How Maasai protect their bomas (2020) by Windows to VernacularProject FUEL

Fencing around a domestic settlement

Materials in Architecture- Cattle (2020) by Windows to VernacularProject FUEL

Building (in) an ecosystem

Dependent on the cattle to suffice economical, cultural and personal needs, the cattle has been an indispensable part of the Maasai ecosystem. No part of the cattle is squandered. The dung is used as a waterproof binder along with mud and ash to plaster the walls and roof. The hides have been used as a bedding owing to its thick nature and also as a covering for the tents in the seasonal cattle camp.

Maasai grasslands (2020) by Windows to VernacularProject FUEL

Maasai lands have been covered in grasslands, interspersed with woodland and forests. The Maasai traditionally have relied on smaller plants and shrubs for wood which is sourced within the vicinity of the settlement. The use of hand saws introduced by the Europeans gave rise to logging within the Maasai ecosystem. The species known to the Maasai have been said to be less subject to depredation by termites, thus lasting for a longer duration of time.

Building a Maasai boma, one branch at a time (2020) by Windows to VernacularProject FUEL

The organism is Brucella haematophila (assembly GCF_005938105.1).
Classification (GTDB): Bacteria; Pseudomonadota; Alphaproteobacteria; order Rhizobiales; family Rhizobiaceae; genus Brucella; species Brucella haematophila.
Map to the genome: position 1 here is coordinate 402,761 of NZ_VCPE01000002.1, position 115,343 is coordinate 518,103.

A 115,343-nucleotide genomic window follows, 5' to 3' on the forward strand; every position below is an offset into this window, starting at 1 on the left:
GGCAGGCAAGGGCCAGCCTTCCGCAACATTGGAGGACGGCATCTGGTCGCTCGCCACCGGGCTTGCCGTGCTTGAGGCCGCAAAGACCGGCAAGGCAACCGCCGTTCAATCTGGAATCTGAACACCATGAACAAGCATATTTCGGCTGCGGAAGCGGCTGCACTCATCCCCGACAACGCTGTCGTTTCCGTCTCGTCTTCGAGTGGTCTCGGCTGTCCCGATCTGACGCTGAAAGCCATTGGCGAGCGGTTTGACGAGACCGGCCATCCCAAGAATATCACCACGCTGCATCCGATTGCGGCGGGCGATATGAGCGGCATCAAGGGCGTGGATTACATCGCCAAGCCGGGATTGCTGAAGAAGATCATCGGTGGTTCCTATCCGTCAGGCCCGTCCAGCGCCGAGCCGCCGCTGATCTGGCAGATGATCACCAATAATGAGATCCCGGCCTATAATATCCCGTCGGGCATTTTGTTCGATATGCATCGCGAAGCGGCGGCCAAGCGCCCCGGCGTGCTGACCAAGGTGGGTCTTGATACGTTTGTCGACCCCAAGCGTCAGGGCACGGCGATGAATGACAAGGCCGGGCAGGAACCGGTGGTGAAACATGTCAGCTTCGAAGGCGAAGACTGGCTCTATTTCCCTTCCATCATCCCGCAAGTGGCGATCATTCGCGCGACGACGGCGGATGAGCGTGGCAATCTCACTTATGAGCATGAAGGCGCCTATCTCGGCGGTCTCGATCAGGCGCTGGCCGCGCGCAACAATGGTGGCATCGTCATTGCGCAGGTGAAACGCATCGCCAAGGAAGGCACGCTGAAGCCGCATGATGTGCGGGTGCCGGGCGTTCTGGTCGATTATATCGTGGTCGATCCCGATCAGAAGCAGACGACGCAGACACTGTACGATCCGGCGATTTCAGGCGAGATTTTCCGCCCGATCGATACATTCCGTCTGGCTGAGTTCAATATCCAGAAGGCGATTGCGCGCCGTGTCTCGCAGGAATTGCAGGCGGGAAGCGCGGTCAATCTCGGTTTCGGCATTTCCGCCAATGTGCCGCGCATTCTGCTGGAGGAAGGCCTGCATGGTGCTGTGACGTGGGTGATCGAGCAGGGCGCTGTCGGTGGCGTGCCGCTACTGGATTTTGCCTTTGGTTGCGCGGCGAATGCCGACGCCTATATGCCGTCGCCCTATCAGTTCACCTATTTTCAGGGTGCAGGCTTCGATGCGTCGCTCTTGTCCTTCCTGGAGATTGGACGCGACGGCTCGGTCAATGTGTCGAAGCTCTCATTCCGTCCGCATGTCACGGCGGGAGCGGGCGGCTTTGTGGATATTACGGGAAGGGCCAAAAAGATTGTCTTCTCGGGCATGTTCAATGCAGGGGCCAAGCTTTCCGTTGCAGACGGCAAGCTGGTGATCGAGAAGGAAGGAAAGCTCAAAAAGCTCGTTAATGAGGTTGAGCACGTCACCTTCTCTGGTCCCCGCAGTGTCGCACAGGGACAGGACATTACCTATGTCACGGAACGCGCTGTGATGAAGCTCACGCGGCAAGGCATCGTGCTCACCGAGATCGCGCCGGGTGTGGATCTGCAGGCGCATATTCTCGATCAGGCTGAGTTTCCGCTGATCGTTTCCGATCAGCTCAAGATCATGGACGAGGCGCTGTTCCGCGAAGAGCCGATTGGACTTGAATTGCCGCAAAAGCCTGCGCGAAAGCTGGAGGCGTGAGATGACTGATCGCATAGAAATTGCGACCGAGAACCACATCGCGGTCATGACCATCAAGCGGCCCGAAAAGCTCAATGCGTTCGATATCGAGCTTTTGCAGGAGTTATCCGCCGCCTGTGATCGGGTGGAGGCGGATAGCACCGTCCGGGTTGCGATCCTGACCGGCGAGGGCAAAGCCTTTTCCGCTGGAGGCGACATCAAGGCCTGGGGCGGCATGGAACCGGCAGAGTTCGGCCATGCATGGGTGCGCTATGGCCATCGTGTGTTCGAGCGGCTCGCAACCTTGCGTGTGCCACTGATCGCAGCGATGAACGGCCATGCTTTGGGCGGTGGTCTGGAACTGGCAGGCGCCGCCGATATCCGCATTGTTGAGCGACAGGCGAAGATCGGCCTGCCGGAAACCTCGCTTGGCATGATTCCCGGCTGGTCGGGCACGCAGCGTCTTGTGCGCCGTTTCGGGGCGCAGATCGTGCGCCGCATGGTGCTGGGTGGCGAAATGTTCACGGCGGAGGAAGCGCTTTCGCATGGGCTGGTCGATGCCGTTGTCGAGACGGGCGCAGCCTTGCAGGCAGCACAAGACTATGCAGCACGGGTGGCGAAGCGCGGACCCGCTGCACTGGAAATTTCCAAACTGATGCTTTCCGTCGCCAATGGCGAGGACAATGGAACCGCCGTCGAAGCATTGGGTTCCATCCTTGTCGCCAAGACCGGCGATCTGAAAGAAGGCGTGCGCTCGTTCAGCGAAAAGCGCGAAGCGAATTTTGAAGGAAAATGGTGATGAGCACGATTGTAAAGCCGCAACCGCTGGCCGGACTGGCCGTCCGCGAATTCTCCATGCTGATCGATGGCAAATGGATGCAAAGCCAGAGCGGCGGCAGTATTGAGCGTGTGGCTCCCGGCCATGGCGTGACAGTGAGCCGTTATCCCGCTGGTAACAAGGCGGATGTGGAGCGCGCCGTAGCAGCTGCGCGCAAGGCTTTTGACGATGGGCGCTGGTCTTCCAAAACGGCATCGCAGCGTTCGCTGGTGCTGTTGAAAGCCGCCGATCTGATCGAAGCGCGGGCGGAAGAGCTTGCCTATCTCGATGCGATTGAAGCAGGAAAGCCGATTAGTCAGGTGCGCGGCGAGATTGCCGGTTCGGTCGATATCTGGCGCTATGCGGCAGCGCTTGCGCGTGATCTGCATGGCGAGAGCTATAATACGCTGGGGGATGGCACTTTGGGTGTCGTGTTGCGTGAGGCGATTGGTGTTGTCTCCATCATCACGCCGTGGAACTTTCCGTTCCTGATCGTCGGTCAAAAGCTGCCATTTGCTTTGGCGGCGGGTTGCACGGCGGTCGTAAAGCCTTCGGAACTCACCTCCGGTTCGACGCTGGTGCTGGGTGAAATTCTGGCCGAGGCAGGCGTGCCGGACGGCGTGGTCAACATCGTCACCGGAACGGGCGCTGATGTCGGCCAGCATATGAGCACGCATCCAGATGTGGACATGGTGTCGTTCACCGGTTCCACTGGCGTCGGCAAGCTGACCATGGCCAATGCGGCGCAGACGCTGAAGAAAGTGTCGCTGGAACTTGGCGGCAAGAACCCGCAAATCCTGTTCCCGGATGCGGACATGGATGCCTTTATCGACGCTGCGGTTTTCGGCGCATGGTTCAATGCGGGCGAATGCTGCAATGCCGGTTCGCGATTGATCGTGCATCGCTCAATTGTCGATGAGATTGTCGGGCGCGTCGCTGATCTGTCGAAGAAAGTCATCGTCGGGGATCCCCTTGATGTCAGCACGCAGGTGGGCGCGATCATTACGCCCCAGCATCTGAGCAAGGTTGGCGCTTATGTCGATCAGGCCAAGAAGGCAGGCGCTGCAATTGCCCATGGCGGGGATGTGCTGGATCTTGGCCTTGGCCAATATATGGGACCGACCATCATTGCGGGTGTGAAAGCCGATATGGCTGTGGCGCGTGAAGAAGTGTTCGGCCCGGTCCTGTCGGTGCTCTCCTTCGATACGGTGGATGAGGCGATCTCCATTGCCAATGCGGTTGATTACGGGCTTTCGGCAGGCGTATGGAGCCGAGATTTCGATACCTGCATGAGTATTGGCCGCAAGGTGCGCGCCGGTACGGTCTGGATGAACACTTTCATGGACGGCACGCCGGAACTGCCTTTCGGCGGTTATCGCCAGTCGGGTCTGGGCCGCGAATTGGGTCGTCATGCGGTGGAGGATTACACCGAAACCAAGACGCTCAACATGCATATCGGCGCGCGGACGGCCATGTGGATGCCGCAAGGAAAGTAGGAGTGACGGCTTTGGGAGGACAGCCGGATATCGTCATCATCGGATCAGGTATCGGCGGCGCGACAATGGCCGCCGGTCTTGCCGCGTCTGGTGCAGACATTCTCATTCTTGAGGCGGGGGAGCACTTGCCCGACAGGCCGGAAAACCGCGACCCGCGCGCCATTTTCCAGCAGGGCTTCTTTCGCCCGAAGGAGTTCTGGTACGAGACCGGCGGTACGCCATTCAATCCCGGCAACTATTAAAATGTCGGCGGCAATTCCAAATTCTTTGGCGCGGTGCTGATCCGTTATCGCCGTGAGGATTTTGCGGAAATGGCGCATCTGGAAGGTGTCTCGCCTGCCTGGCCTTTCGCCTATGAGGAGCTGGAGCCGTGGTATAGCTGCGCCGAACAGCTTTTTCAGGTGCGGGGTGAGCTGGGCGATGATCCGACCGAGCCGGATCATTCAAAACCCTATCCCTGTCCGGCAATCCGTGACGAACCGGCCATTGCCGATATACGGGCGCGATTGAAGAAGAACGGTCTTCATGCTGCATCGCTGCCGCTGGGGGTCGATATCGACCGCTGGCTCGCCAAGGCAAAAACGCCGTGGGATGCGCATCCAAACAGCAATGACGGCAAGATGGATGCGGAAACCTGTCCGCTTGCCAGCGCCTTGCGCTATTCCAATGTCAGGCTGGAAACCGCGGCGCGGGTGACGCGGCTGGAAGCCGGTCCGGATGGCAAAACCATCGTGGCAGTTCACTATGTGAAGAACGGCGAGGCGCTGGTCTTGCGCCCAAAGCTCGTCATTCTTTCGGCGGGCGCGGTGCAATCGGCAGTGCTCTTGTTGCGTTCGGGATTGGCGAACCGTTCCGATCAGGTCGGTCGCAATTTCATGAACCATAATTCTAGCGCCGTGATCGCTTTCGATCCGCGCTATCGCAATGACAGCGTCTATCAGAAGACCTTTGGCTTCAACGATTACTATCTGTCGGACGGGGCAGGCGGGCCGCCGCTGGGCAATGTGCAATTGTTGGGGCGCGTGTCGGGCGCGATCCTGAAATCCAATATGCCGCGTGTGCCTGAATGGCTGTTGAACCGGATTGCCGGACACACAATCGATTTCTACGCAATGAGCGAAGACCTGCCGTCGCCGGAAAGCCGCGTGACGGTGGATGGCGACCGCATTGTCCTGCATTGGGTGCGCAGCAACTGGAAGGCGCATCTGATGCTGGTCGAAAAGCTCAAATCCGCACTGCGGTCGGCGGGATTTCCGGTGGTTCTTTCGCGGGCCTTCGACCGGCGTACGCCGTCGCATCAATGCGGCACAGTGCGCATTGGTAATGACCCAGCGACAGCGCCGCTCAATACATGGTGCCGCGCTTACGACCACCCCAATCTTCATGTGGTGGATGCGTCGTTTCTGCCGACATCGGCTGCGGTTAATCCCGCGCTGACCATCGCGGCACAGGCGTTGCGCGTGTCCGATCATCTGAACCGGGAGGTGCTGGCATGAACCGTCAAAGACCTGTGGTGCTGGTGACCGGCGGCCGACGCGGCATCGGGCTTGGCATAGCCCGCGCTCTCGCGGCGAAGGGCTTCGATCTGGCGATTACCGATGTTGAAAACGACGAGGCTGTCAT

Heavy load of fallen branches, sturdy and pliable parts of plants and trees, fastened with a leather rope is brought to the site of construction by the Maasai women. Built without the use of nails, brick, complex carpentry or professional help. The structures are constructed using the wattle and daub walling technique; where a woven lattice structure is made using wooden posts, pliable twigs, branches and grass is daubed with a mix of mud and cow-dung or only cow dung. Bark shavings, bark fibres, stems etc are of shrubs, creepers and herbs have been used to fasten the members together.

Intertwined with structural members of the wall, a flat network of sticks of the roof creates a monolith. The roof is finished with a layer of grass and then a layer of dung. The layer of grass acts as insulation that helps regulate the internal temperature within the structure. The layer of render and the structural members of the roof and walls work in unison to ensure structural stability and cohesion to the built form. The floor of the Maasai structure includes the ramming and consolidating the existing ground, finished with a layer of cow-dung and an ash based render.